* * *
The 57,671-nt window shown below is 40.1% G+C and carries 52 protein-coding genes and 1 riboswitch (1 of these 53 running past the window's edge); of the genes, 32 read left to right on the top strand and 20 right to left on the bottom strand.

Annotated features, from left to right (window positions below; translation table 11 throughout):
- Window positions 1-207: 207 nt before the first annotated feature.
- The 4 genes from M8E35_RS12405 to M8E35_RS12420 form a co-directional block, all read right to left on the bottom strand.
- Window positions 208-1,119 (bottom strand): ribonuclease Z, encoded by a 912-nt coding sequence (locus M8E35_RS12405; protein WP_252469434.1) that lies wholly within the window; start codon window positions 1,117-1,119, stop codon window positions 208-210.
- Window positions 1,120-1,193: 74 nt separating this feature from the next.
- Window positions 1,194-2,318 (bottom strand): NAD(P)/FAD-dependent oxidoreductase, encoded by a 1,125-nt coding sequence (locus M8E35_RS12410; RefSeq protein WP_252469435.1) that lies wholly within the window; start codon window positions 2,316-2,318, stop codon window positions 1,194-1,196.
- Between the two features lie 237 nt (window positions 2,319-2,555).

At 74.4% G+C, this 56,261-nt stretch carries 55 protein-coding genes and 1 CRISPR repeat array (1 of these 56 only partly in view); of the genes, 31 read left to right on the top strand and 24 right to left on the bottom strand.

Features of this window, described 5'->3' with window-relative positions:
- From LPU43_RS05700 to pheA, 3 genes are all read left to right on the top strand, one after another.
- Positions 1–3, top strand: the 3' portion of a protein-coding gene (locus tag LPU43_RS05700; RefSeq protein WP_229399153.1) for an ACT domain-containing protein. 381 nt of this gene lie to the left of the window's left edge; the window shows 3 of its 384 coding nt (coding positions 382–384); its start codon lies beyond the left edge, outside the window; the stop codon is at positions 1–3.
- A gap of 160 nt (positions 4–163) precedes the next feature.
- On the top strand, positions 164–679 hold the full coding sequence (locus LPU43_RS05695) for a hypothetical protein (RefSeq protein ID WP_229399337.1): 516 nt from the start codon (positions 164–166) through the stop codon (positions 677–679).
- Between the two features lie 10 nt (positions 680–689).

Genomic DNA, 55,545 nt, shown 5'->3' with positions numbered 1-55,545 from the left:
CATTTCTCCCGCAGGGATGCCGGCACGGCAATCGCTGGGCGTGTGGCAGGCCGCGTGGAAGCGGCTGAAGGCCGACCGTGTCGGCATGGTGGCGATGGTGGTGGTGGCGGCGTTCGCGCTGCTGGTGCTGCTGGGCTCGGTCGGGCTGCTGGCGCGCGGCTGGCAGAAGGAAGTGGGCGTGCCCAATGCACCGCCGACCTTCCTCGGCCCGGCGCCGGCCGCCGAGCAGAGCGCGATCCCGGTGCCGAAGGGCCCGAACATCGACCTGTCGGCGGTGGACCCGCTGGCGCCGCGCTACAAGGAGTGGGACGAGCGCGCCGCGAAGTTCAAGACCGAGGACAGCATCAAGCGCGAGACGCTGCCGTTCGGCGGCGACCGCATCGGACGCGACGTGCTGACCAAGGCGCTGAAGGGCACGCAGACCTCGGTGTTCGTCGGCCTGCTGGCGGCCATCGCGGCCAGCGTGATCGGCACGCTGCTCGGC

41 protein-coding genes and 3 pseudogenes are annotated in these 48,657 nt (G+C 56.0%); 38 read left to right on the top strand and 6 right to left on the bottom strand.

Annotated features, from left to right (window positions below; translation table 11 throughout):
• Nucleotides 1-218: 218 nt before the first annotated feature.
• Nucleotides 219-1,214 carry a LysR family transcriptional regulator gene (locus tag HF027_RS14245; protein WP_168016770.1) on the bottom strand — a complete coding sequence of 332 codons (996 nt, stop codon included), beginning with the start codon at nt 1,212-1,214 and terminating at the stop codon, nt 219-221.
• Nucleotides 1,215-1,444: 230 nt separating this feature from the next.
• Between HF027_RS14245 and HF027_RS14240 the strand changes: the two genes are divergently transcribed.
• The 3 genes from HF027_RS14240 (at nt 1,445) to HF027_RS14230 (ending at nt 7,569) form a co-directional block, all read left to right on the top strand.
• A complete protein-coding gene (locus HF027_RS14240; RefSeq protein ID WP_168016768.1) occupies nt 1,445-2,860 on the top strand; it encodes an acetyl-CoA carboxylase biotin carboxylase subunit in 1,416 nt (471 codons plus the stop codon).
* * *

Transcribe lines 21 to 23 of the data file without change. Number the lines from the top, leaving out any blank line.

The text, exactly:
• Nucleotides 219-1,214 carry a LysR family transcriptional regulator gene (locus tag HF027_RS14245; protein WP_168016770.1) on the bottom strand — a complete coding sequence of 332 codons (996 nt, stop codon included), beginning with the start codon at nt 1,212-1,214 and terminating at the stop codon, nt 219-221.
• Nucleotides 1,215-1,444: 230 nt separating this feature from the next.
• Between HF027_RS14245 and HF027_RS14240 the strand changes: the two genes are divergently transcribed.